North West 206,362 236,197 14%
East Midlands 224,122 256,103 14%
West Midlands 231,291 263,661 14%
Yorkshire and Humberside 196,241 221,833 13%
South East 380,469 428,601 13%
Wales 191,309 214,150 12%
North 174,322 191,893 10%
Northern Ireland 167,843 180,483 8%
Greater London 538,909 567,788 5%
Scotland 190,250 194,086 2%
UK 285,428 320,457 12%
Source: Halifax       

Halifax also revealed the average house price increases in each region, with the South West ranked top with a 17 per cent rise from March last year to February this year.

It reflects the desire for more outdoor and indoor space during the past year as the restrictions of successive lockdowns have taken their toll.

Andrew Asaam, of Halifax, said: ‘Like a lot of things about last year, it would have been difficult to predict the places where we’d see the biggest house price growth, especially while everything shut down in the first lockdown.

‘Towns like Bury St Edmonds, Kings Lynn in Norfolk and Banbury in Oxfordshire have seen the biggest jump in house prices over the past year, while further north, Chorley and Huddersfield have also seen significant increases.

‘More time spent at home over the past 12 months has also helped fuel a desire for properties with more space and broadened the scope for how people think about certain locations, as work-life balance has shifted for buyers and sellers during 2020.

‘We saw a surge in the market over the second half of last year following the effective shutdown of the first lockdown, as well as people racing to benefit from the stamp duty holiday.’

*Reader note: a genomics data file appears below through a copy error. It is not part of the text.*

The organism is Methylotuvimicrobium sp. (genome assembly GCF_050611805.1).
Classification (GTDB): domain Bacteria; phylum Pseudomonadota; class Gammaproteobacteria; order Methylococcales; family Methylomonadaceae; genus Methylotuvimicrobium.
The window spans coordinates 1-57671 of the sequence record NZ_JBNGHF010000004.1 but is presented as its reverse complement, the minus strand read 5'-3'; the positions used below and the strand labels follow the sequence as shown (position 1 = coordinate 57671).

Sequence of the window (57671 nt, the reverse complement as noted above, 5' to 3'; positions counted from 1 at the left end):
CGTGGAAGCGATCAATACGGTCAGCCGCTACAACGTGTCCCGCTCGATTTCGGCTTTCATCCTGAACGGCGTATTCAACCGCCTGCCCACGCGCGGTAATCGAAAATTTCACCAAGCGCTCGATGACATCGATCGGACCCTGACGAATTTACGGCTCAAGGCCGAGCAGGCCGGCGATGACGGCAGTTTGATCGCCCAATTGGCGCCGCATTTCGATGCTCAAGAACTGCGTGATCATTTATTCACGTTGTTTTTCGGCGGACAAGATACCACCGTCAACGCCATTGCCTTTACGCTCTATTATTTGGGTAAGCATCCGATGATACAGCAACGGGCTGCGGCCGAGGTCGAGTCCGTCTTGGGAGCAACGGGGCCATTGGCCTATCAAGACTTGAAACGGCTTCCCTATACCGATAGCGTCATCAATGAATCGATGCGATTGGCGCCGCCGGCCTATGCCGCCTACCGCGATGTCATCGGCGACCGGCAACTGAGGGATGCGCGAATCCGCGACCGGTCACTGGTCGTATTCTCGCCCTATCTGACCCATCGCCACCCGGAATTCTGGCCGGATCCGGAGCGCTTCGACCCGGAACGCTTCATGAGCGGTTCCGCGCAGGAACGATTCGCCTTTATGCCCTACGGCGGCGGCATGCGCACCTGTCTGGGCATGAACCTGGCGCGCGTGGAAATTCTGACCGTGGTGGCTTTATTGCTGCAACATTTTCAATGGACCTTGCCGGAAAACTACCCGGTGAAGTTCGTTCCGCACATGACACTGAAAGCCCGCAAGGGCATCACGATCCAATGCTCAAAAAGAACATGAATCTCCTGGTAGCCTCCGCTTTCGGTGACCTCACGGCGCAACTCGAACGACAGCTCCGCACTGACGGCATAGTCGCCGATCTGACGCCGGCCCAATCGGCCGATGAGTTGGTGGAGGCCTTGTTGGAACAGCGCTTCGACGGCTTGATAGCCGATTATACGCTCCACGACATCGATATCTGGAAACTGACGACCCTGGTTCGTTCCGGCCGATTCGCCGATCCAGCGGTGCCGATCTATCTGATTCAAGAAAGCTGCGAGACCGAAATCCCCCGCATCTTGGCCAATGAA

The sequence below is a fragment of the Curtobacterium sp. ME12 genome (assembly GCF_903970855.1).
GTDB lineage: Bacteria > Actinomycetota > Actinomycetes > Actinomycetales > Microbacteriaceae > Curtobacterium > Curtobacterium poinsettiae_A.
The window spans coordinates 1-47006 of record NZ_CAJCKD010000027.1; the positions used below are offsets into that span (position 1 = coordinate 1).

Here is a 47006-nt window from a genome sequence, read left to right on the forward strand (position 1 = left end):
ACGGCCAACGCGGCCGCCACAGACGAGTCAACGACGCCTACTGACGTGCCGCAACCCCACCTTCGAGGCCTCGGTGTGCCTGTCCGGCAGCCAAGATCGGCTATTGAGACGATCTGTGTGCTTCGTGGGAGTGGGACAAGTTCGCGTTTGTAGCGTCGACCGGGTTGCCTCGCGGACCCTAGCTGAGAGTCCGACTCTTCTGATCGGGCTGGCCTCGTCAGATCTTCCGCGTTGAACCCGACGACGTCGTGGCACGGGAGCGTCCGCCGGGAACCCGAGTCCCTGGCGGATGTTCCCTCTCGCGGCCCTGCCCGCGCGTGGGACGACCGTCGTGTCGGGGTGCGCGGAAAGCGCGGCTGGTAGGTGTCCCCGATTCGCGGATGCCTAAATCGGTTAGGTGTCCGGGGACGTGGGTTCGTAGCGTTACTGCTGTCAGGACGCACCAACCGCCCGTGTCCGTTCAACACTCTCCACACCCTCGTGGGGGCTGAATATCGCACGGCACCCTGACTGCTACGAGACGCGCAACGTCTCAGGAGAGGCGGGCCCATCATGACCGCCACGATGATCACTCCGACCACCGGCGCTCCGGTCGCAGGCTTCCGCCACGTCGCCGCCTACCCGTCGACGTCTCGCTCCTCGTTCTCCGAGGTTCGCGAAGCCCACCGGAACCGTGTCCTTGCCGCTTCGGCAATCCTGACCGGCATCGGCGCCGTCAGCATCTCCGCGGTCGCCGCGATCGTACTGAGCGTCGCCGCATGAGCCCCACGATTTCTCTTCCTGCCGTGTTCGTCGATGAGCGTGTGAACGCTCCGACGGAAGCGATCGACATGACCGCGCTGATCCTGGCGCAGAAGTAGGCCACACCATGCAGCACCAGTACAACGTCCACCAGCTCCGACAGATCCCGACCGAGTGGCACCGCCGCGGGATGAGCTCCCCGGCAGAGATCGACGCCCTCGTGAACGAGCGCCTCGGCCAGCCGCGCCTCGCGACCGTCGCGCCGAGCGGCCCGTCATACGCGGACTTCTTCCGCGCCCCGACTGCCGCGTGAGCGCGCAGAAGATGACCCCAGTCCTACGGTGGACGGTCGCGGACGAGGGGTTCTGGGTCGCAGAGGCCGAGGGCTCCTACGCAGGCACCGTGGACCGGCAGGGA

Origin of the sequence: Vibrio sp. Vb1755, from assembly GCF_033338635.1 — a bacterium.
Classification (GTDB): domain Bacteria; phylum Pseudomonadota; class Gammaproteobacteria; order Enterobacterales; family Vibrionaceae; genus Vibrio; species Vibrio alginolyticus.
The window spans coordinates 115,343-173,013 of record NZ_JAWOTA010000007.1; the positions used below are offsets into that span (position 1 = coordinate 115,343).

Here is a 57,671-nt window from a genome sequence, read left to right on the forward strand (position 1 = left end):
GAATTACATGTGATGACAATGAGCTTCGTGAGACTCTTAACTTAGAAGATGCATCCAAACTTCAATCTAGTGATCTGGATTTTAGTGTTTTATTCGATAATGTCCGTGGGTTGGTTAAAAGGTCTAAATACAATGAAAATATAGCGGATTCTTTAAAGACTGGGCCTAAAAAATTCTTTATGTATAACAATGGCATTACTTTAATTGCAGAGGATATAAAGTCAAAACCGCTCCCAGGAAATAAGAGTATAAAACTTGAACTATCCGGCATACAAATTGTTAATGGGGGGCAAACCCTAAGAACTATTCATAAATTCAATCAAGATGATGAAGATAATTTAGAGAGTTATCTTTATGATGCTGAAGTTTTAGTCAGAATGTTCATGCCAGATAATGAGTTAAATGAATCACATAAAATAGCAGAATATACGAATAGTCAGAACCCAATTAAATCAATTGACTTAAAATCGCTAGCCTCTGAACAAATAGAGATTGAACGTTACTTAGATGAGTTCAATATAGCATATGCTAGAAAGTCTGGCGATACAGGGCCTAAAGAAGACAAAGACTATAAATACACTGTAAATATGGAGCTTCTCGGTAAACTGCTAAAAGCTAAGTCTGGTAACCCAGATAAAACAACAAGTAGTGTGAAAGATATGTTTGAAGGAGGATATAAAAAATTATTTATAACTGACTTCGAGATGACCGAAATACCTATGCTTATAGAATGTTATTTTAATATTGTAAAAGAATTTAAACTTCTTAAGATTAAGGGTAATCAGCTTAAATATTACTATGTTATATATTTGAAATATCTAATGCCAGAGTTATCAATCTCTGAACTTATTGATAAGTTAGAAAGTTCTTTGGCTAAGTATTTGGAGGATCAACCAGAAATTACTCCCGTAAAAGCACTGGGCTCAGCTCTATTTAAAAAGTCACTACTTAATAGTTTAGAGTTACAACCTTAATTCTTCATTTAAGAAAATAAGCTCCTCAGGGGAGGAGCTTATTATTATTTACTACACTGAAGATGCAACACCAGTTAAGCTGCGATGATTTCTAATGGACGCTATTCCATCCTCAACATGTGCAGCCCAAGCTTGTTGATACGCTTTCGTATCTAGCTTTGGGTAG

WHEN DOES THE STAMP DUTY HOLIDAY END?

The amount at which stamp duty is paid was temporarily increased by the Government last summer, to £500,000 for property sales in England and Northern Ireland.

The tax break was due to end on March 31, but  the Chancellor announced in the Budget that it will now end on June 30.

After this date, the starting rate of stamp duty will be £250,000 until the end of September. Stamp duty will then return to the usual level of £125,000. 

This four-bed semi-detached house in Buckshaw Village, Chorley, is for sale for 190,000 via Strike estate agents

This four-bed semi-detached house in Buckshaw Village, Chorley, is for sale for 190,000 via Strike estate agents

LIST OF PLACES WITH THE BIGGEST HOUSE PRICES RISES IN THE PAST YEAR
  Mar-20
(Average £)
Feb-21
(Average £)
Mar 20 – Feb 21 Change %
BURY ST EDMUNDS 267,217 367,421 37%
BANBURY 283,830 385,556 36%
KING’S LYNN 232,586 298,399 28%
CHORLEY 188,206 240,906 28%
LEAMINGTON SPA 316,029 402,245 27%
HEREFORD 237,786 300,059 26%
MACCLESFIELD 298,791 371,531 24%
SALISBURY 313,248 388,238 24%
HUDDERSFIELD 187,221 231,920 24%
CHELTENHAM 322,648 396,885 23%
NEWTON ABBOT 251,329 309,040 23%
AYR 154,515 189,879 23%
STOURBRIDGE 259,458 316,675 22%
BURTON ON TRENT 210,966 257,397 22%
GREAT YARMOUTH 191,488 232,531 21%
CHESTERFIELD 184,580 223,300 21%
SOUTHEND ON SEA 280,556 336,760 20%
HOVE 409,519 491,304 20%
SOUTH SHIELDS 146,932 175,672 20%
GRANTHAM 228,843 273,594 20%
TAUNTON 249,151 297,599 19%
WALSALL 189,032 225,756 19%
TELFORD 197,203 234,914 19%
GLOUCESTER 241,136 286,881 19%
POOLE 309,241 367,758 19%
FAREHAM 296,283 351,651 19%
WOKING 497,775 590,624 19%
SCUNTHORPE 142,878 169,153 18%
DARLINGTON 169,348 200,313 18%